Saying they have defied doomsayers and skeptics, a group filed Tuesday more than 18,000 signatures to recall Senate President Russell Pearce, a conservative lawmaker from Mesa who is nationally known for his anti-illegal immigration legislation.
The group, Citizens for a Better Arizona, dropped four boxes of petition forms at the Secretary of State’s office. Its leaders said they are confident the boxes contained more than enough signatures to qualify for the recall.
They also boasted the signatures they submitted are more than what Pearce received in the last general election, although they admitted those they submitted include a “fair percentage” that are likely invalid.
The group needs at least 7,756 valid signatures to force a recall election.
Pearce couldn’t immediately be reached for comment.
If enough signatures are verified, the special election could happen either on November 8 or March 13.
That depends on how quickly the Maricopa County Recorder’s Office can verify the signatures.
Also, the governor must also call for the special election.
Whether the recall effort poses a serious threat to Pearce’s power remains to be seen, but the group’s leaders said if ultimately successful, it would be the first time in state history that a sitting Senate president has been recalled.
According to state elections officials, no legislator in state history has ever faced a recall.
The group’s leaders also rejected the premise that their efforts are for naught because voters will just re-elect Pearce.
Pearce’s district, Legislative District 18, is one of the state’s conservative enclaves. The Mesa Republican won nearly 57 percent of the three-way race last year.
“People said we couldn’t recall him. People said we couldn’t get enough signatures,” said Randy Parraz, one of the group’s organizers.
Parraz said the situation is different today. Pearce is now head of the Senate, and people have seen his “very limited” agenda, Parraz said.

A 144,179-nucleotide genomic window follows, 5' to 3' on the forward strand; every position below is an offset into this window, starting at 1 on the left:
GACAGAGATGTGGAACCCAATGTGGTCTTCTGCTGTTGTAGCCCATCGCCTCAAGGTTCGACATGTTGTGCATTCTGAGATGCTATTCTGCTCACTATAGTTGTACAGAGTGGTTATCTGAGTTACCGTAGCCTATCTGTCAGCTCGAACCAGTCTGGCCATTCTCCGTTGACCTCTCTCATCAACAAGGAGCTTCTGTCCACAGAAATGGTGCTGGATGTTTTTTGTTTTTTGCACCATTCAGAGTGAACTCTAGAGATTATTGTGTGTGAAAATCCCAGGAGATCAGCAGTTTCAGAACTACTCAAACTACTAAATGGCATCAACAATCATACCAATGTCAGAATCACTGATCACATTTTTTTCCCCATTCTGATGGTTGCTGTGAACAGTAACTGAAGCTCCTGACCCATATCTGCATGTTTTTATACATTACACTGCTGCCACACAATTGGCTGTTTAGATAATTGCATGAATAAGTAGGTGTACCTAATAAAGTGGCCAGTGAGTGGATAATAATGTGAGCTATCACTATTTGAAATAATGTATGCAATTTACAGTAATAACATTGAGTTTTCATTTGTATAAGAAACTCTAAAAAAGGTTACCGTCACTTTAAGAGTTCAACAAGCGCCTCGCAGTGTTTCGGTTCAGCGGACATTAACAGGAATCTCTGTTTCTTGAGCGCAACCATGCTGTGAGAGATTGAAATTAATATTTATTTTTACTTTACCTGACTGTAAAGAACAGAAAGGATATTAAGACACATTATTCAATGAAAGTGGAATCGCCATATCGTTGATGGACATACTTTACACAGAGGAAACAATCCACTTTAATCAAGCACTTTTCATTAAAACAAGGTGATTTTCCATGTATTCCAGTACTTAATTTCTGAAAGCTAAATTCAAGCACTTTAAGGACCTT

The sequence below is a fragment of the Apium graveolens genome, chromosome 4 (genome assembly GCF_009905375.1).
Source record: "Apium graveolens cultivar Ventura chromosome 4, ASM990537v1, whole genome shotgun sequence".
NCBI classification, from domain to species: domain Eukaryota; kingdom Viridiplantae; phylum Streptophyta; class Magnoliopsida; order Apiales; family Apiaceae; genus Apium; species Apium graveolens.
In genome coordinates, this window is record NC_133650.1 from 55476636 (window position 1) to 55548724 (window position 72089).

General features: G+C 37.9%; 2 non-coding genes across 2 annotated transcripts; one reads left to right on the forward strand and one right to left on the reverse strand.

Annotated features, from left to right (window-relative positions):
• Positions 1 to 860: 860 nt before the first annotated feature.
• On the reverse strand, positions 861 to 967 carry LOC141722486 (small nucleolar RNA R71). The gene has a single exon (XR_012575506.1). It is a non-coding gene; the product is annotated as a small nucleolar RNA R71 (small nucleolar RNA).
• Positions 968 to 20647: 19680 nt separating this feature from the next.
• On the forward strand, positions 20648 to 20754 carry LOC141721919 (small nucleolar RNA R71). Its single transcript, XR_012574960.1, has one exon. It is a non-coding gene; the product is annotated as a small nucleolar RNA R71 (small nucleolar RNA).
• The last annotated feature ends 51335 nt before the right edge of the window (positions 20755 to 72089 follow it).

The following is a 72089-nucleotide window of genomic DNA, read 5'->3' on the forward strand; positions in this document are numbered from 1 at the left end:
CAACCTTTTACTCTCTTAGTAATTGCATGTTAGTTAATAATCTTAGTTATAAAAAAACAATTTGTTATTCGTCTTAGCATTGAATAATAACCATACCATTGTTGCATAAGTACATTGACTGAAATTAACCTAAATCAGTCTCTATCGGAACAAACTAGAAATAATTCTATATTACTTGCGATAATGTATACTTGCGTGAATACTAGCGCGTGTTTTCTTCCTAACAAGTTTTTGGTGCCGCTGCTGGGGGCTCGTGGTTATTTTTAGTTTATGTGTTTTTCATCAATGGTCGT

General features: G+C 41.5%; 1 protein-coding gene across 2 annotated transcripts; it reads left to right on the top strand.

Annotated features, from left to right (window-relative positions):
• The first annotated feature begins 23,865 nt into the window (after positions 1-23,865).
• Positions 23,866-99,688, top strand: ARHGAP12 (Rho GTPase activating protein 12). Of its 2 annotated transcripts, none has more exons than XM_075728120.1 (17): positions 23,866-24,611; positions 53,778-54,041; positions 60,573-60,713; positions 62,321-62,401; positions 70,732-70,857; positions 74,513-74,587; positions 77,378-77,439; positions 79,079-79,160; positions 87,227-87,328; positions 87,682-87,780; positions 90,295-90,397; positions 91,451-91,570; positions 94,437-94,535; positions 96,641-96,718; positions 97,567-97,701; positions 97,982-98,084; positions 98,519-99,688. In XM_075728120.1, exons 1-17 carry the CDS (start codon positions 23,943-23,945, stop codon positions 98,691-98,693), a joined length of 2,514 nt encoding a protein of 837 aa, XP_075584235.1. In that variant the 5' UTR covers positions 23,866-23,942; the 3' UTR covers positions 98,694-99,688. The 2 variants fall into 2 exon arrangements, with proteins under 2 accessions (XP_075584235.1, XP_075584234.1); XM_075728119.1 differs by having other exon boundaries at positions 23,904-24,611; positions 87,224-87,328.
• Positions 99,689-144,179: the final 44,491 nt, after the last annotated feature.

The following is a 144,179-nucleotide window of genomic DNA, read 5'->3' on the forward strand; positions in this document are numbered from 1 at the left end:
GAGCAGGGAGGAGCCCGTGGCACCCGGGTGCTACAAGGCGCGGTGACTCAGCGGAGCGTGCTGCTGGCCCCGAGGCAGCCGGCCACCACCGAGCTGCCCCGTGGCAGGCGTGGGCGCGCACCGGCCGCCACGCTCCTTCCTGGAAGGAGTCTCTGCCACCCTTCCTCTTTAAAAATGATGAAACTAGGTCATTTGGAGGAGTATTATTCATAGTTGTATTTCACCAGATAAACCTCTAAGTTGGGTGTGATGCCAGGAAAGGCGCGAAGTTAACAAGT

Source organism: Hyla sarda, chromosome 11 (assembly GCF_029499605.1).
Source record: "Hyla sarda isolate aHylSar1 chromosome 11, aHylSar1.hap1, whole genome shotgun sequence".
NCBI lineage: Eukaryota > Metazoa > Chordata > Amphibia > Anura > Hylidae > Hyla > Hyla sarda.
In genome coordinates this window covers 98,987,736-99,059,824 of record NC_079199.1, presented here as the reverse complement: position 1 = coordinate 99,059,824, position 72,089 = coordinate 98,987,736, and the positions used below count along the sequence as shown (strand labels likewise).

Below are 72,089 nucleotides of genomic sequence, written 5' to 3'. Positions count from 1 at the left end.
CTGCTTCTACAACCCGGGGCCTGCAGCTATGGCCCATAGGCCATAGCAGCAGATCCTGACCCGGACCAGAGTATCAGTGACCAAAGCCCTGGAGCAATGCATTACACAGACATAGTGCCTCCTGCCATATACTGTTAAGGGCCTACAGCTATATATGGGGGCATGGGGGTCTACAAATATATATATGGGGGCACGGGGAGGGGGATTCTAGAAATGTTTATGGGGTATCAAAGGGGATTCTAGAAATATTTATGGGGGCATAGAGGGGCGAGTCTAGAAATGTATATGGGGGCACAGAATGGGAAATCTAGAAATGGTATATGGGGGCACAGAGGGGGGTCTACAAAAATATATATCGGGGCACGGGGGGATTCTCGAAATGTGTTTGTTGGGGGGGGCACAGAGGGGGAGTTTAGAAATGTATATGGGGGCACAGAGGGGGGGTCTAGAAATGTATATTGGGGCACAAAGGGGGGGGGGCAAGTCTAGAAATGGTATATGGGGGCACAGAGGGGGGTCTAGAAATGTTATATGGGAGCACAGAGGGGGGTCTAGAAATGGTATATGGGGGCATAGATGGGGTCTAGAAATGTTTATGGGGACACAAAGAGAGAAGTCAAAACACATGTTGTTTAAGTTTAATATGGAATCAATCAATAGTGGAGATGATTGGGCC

Told that voters have elected a Legislature that’s more conservative than its predecessors and many have credited Pearce for helping achieve that, Parraz said: “A lot of good people had stayed silent, and we are staying silent no longer.”
Ultimately, the group is hoping that viable candidates will step up to challenge Pearce in the recall election, assuming it happens.
Chad Snow, the group’s chairman, said a recall election is essentially an open primary where more mainstream candidates have the chance to get on the ballot. Partisan primaries tend to produce the “most extreme” candidates from both parties who then duke it out in the general election, in a way limiting the public’s choice, Snow said.
“The best case is you can get two Republicans (running in the recall election) and all the Democrats and the independents can vote for the more moderate Republican. There are all kinds of scenarios that could play out,” Snow said.
In the meantime, the group’s leaders are also hoping the recall effort will produce an immediate and tangible result: the removal of Pearce as Senate president.
“Realistically, I don’t think there’s any chance the Republicans will have someone be the Senate president who is under threat of a recall,” Snow said. “I think they’d be hard-pressed to have someone as Senate President who has been recalled by the people in his own district.”